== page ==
• Financial conditions – Companies have had to adjust their financial allocations, including allocating part of their cash reserves for current business and corporate obligations, such as outstanding payments to lenders, third parties and employees. The impact of such adjustments and financial rebalancing on an issuer’s future financial performance and prospects will play a role in investors’ decisions and will need to be thought through carefully.
  • Due diligence process – Diligence exercises will need to have a comprehensive set of questions and assessments regarding the current and anticipated impact of the market downturn, and specifically, the COVID-19 pandemic, on various aspects of the company, including business or production levels, supply chains both for production and sales’ networks, access to raw material, regulatory and commercial compliance, and financial obligations. Companies may be asked for revised projections and internal audits to assess any potential qualifications. Potential delays in regulatory filings, loan repayments, renewal of contracts or licenses could result in highly qualified diligence findings, adding to the risk profile to be highlighted in offer and marketing documents.
  • Offer documents and disclosures – Additional disclosures will need to be included in offer documents, particularly to highlight the risks and effect of the current market scenario and COVID-19 on the company’s business, financial condition and results of operations. The actual and perceived impact on business and financial results, trends and uncertainties, to the extent ascertainable, should be included in the management’s analysis of the company’s financial condition. Where projections of future financial performance are included in offer documents, the process of determining and preparing such projections could be complicated by current economic conditions. Further, adequate disclosures on measures and strategies to mitigate losses or steps taken to ensure continued commercial and regulatory compliance, including amendments, extensions or waivers taken in respect of agreements, licenses or approvals will be required.

 

Companies which have already filed draft offer documents with SEBI are bound by prescribed timelines to complete subsequent actions in the listing process. Observations issued by SEBI on such draft offer documents would lapse within 12 months, forcing such issuers to re-file their documents when markets revive and adding significantly to the offering costs. If companies re-evaluate the objects for raising capital, which increases the estimated issue size or estimated means of finance by more than 20%, a fresh draft offer document would need to be filed. Similarly, a fresh filing will also be required for any change of more than 20% of the estimated fresh issue size and/or more than 50% of the estimated size or number of shares being offered for sale.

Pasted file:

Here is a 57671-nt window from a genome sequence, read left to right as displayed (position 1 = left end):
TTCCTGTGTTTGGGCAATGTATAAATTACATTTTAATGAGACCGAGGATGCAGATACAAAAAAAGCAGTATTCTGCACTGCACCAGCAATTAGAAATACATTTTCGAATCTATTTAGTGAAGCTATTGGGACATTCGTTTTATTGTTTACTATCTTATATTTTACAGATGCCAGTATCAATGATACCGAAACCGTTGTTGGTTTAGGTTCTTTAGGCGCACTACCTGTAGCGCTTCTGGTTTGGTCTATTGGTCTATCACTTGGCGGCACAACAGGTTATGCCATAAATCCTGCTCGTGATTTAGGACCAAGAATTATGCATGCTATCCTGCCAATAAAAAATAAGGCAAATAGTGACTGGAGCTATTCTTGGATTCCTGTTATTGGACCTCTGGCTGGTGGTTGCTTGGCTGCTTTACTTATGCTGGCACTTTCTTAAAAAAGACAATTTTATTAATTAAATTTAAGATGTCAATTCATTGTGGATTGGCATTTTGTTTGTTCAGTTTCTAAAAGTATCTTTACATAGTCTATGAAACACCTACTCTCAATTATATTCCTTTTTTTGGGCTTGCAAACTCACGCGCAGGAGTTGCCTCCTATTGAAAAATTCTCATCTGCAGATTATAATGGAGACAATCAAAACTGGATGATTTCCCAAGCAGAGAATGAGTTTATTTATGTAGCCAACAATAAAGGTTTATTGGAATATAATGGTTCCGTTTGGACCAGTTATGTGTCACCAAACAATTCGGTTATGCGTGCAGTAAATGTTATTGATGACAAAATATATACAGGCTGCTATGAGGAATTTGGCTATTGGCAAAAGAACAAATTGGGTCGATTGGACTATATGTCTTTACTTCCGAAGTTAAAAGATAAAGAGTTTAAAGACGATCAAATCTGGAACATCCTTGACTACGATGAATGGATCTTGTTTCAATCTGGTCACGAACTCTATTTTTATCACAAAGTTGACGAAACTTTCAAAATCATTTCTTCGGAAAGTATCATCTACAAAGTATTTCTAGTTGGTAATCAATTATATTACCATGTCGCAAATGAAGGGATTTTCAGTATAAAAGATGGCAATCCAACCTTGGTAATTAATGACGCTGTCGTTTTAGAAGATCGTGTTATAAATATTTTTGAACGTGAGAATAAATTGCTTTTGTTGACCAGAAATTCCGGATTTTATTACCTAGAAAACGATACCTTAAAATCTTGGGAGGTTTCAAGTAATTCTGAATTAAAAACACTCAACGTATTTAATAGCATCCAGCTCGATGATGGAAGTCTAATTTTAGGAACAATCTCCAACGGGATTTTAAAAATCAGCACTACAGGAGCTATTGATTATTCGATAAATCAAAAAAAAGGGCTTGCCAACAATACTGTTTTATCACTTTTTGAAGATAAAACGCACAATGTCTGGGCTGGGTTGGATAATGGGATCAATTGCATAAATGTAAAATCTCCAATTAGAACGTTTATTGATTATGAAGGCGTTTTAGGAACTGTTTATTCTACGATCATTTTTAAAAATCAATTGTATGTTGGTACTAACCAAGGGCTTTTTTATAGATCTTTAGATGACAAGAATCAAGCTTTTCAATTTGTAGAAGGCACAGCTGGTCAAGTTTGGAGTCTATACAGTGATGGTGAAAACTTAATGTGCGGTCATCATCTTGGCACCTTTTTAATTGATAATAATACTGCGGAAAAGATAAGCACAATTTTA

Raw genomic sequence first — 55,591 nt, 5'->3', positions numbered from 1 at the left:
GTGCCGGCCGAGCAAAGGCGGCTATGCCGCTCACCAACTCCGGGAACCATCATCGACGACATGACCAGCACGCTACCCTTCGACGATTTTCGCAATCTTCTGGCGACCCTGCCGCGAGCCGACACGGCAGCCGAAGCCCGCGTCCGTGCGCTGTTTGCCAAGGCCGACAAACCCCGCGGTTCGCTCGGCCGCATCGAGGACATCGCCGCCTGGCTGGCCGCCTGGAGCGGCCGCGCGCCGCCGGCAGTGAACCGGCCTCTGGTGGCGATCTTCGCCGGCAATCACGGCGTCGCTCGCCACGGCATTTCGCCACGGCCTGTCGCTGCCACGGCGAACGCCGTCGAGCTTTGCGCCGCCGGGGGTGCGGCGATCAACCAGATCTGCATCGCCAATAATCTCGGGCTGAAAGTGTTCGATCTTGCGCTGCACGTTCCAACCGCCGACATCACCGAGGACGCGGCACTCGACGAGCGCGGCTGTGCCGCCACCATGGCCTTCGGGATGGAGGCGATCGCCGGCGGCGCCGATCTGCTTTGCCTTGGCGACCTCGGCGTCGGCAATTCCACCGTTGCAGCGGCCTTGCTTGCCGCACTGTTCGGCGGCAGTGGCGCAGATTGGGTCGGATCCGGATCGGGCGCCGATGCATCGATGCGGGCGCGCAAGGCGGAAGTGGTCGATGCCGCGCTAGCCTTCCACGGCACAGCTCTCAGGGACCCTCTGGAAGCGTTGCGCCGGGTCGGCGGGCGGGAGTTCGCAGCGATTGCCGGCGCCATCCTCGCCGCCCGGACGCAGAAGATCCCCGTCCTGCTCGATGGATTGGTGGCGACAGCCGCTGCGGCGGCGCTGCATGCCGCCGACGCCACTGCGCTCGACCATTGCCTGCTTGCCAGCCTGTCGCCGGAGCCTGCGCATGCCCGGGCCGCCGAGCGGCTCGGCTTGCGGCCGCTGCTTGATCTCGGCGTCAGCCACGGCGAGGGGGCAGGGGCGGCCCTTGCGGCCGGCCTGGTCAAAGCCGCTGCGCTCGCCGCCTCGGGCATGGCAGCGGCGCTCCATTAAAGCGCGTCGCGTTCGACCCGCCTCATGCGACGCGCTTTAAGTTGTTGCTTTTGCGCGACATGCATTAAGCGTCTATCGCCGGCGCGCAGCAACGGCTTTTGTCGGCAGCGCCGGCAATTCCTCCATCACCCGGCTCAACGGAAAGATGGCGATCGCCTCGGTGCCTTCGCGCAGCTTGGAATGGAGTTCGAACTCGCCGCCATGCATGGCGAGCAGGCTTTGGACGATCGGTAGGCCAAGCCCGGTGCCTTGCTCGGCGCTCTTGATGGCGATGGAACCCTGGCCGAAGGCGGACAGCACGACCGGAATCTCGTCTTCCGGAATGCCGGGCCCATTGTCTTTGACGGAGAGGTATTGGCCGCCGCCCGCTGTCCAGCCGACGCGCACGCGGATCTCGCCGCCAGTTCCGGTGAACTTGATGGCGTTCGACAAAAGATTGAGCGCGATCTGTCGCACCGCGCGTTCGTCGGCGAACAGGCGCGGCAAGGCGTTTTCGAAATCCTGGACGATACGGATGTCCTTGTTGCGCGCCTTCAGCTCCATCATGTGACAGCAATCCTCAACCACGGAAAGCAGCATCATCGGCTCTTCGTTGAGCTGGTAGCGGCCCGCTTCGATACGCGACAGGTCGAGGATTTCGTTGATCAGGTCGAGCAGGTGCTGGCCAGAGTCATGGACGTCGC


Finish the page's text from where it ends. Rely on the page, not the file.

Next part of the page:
Should a company successfully manage to find an alternate source of funding, for instance, through a strategic sale or partial/ full acquisition, it may need to formally withdraw the draft offer document filed with SEBI. For companies pulling out after filing the red herring prospectus, intimations to SEBI, Registrar of Companies and any sector-specific regulators, existing investors, lenders and public communication will need to be made. In all instances of withdrawal, offer expenses incurred to date will likely have to be paid by the company (unless otherwise agreed), as opposed to the typical practice of allocating a portion of the offer proceeds towards various expenses and selling shareholders bearing a proportion of the costs in a successful listing.

 

  • Existing shareholding and financing arrangements – Delays in or breaches of timelines for investor exits and minimum required returns typically included in shareholder agreements could lead to events of default under such agreements. Similarly, borrowers may struggle to comply with covenants in their existing financing agreements. Parties may in such situations have to negotiate a commercially acceptable solution or moving to adversarial proceedings.

 

Conclusion

 

The immediate impact of the global economic downturn is a slowdown in companies accessing the capital markets. Key measures by the central and state governments and regulators have been initiated to tackle the current meltdown, however, with immediate relief to provide liquidity and monetary stimuli being the focus, it remains to be seen how these play out in the long term.

 

Significant relief packages, reduced penalties and extended timelines for certain tax payments and reporting, relaxations from regulatory compliance, aggressive interest rate cuts and moratoriums on repayments, while helpful in keeping entities afloat during this downturn, may not help reduce the lasting impact on the business and financial and operating conditions of companies or their ability to raise funds through public offerings or other capital markets transactions. These new challenges and significant costs for companies, going forward, offering structures and disclosures in offer documents may look quite different from present constructs.

 

 

For further information, please contact:

 

Gokul Rajan, Partner, Cyril Amarchand Mangaldas

gokul.rajan@cyrilshroff.com